Trauma-Informed Care Teaching activities and resourcesTrauma-Informed Care Teaching activities and resources
This section provides educators with the knowledge and skills required to understand and implement trauma-informed approaches to care in mental health and addiction curricula.
At the end of this section, the educator will:
- Understand trauma and the impacts on health.
- Identify the principles of trauma-informed care.
- Understand and implement trauma-informed approaches to care.
- Relate trauma-informed approaches to care to universal precautions, cultural competence and safety, and creating safe space.
Trauma is defined as an experience that overwhelms an individual’s capacity to cope (CCSA, 2012). Traumatic experiences occur at any age, and may include experiences such as child abuse and neglect to violence and war (CCSA, 2012). Trauma can interfere with a person’s sense of safety, self and self-efficacy as well as the ability to regulate emotions and navigate relationships (CCSA, 2012).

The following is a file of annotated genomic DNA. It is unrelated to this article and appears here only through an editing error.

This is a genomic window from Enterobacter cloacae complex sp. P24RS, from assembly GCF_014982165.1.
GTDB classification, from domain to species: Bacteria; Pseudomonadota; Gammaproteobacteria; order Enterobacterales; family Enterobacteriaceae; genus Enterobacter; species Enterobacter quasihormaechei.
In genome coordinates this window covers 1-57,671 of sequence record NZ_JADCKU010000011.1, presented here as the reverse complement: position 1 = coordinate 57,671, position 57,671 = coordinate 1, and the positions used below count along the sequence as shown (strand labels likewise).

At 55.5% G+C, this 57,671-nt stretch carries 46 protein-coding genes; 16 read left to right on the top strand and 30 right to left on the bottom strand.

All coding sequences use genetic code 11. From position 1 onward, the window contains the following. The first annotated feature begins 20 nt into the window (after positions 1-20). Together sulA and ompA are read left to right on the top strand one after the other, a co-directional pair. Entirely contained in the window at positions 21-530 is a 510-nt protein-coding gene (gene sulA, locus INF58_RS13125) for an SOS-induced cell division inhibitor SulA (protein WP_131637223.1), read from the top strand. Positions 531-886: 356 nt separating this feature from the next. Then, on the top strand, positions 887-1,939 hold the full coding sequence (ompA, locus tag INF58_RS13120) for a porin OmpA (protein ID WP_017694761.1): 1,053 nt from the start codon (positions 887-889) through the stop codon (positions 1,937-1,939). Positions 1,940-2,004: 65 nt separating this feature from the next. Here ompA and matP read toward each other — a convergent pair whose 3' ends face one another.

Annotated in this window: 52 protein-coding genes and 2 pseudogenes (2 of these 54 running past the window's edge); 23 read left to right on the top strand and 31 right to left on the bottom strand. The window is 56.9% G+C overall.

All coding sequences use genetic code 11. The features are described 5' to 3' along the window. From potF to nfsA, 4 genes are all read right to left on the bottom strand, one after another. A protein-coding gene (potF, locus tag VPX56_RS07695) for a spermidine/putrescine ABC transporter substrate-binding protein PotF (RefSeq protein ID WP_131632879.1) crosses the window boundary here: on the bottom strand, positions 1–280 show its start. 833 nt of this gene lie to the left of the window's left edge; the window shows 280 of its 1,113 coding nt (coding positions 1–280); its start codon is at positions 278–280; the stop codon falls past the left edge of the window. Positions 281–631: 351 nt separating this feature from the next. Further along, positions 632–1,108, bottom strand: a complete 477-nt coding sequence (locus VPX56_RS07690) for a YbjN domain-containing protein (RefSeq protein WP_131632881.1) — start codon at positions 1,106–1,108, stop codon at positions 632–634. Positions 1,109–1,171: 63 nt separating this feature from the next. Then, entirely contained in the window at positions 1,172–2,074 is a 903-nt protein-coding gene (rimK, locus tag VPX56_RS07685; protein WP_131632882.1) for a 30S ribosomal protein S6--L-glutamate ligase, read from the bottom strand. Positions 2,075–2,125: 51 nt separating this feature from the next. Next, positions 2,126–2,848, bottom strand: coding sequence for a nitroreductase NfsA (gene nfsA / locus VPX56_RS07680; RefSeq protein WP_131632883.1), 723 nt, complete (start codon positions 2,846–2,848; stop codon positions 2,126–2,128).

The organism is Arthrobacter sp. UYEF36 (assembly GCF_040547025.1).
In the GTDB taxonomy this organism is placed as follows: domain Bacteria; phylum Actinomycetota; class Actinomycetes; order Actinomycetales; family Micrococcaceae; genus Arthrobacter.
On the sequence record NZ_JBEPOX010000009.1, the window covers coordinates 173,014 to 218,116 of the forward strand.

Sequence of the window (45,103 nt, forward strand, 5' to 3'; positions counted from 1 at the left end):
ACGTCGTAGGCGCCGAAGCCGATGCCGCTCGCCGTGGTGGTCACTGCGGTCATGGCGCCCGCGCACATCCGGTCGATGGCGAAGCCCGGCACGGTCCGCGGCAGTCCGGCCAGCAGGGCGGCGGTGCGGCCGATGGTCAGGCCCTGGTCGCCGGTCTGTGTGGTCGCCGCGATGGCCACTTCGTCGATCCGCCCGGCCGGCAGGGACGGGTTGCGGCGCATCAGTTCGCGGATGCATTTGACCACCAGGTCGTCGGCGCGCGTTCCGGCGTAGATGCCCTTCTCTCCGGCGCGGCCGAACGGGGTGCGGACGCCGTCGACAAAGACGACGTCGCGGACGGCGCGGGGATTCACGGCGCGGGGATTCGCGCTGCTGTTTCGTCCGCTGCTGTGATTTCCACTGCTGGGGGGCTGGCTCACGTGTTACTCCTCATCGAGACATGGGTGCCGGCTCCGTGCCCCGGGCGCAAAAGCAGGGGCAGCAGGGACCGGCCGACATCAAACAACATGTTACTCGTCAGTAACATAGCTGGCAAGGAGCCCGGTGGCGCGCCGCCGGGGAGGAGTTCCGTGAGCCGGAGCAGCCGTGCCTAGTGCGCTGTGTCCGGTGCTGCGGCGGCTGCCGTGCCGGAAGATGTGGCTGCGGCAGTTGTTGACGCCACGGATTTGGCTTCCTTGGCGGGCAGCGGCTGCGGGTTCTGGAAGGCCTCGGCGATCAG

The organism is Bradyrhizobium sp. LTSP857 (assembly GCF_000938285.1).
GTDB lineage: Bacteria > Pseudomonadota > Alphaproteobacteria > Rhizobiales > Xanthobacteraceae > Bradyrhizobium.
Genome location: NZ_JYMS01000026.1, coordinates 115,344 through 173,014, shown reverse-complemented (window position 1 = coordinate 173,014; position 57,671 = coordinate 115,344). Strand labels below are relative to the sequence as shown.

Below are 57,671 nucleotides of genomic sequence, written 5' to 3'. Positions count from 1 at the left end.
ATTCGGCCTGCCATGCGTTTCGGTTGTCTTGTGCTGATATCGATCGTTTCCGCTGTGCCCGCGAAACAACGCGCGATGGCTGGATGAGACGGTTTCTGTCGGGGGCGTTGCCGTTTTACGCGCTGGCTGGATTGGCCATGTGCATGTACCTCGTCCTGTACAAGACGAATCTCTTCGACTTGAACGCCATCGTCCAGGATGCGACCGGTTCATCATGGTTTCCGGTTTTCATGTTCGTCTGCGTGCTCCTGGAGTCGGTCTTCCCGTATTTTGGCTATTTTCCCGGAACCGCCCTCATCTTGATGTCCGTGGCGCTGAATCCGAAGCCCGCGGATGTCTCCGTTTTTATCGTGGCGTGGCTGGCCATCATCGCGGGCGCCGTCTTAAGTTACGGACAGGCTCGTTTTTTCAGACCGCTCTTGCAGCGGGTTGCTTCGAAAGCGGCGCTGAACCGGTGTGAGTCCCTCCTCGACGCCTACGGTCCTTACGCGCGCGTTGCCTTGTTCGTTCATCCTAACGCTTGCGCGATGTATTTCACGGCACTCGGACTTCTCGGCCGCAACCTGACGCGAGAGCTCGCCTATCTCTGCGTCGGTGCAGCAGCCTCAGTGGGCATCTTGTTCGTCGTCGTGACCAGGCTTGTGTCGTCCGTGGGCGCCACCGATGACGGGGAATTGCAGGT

For those who have faced multiple traumatic events, repeated experiences of abuse, or prolonged exposure to abuse, trauma is overwhelming and may have a significant impact on living (CCSA, 2012; Klinic Community Health Centre, 2013; National Child Traumatic Stress Network, 2008). Moreover, people who access mental health and substance use treatments report trauma and violence as being common (CCSA, 2012). Specifically, evidence shows individuals who have experienced trauma are at greater risk for developing a substance use disorder (Macy & Goodbourn, 2012). People who have experienced trauma view their use of substances as a coping tool; however this can make them more vulnerable to substance use problems (CCSA, 2012). Trauma also affects a person’s mental health and can affect thinking, memory, attention and concentration (CAMH, 2012).
Educators in partnership with students need to develop an understanding of trauma-informed approaches to care and emphasize their use when assessing and treating all clients who use substances and/or may have a mental health condition, even when trauma is not suspected in clients (RNAO, 2015d).
Trauma-informed services focus on establishing a safe environment, where clients with trauma have choice and control; however, disclosure of trauma is not required (CCSA, 2012). Moreover, the use of trauma-informed approach in treatment does not require nurses to treat trauma, but rather a trauma-informed perspective results in a particular approach and acknowledges how common trauma is among clients who use substances, and the manifestation of trauma in their lives (RNAO, 2015d).